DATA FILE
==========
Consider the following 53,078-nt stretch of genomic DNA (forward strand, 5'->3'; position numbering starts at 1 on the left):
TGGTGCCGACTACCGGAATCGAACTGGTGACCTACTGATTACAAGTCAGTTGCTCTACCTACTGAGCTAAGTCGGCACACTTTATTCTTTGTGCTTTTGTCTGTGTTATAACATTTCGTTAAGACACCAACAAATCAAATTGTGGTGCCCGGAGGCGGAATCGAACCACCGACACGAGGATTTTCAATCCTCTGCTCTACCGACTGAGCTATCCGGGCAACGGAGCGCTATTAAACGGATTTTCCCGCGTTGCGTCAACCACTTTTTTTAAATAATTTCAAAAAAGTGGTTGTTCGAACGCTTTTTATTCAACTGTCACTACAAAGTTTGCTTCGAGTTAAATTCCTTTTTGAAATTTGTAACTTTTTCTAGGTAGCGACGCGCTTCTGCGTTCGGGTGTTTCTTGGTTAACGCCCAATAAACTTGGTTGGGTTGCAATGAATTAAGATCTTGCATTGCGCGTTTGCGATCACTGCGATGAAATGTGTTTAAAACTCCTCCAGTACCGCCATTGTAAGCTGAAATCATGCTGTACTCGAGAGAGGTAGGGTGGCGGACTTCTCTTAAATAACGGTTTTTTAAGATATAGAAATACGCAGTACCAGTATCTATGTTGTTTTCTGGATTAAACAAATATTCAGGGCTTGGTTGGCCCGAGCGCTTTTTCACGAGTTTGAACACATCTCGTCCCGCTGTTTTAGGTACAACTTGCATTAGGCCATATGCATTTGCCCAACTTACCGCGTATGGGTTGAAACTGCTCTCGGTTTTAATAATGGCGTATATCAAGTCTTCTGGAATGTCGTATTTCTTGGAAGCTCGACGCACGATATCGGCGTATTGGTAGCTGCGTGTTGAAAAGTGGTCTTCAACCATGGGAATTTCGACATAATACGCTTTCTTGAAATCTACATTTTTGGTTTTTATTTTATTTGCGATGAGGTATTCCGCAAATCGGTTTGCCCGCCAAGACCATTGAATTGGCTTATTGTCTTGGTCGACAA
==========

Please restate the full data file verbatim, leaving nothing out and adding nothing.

Consider the following 53,078-nt stretch of genomic DNA (forward strand, 5'->3'; position numbering starts at 1 on the left):
TGGTGCCGACTACCGGAATCGAACTGGTGACCTACTGATTACAAGTCAGTTGCTCTACCTACTGAGCTAAGTCGGCACACTTTATTCTTTGTGCTTTTGTCTGTGTTATAACATTTCGTTAAGACACCAACAAATCAAATTGTGGTGCCCGGAGGCGGAATCGAACCACCGACACGAGGATTTTCAATCCTCTGCTCTACCGACTGAGCTATCCGGGCAACGGAGCGCTATTAAACGGATTTTCCCGCGTTGCGTCAACCACTTTTTTTAAATAATTTCAAAAAAGTGGTTGTTCGAACGCTTTTTATTCAACTGTCACTACAAAGTTTGCTTCGAGTTAAATTCCTTTTTGAAATTTGTAACTTTTTCTAGGTAGCGACGCGCTTCTGCGTTCGGGTGTTTCTTGGTTAACGCCCAATAAACTTGGTTGGGTTGCAATGAATTAAGATCTTGCATTGCGCGTTTGCGATCACTGCGATGAAATGTGTTTAAAACTCCTCCAGTACCGCCATTGTAAGCTGAAATCATGCTGTACTCGAGAGAGGTAGGGTGGCGGACTTCTCTTAAATAACGGTTTTTTAAGATATAGAAATACGCAGTACCAGTATCTATGTTGTTTTCTGGATTAAACAAATATTCAGGGCTTGGTTGGCCCGAGCGCTTTTTCACGAGTTTGAACACATCTCGTCCCGCTGTTTTAGGTACAACTTGCATTAGGCCATATGCATTTGCCCAACTTACCGCGTATGGGTTGAAACTGCTCTCGGTTTTAATAATGGCGTATATCAAGTCTTCTGGAATGTCGTATTTCTTGGAAGCTCGACGCACGATATCGGCGTATTGGTAGCTGCGTGTTGAAAAGTGGTCTTCAACCATGGGAATTTCGACATAATACGCTTTCTTGAAATCTACATTTTTGGTTTTTATTTTATTTGCGATGAGGTATTCCGCAAATCGGTTTGCCCGCCAAGACCATTGAATTGGCTTATTGTCTTGGTCGACAA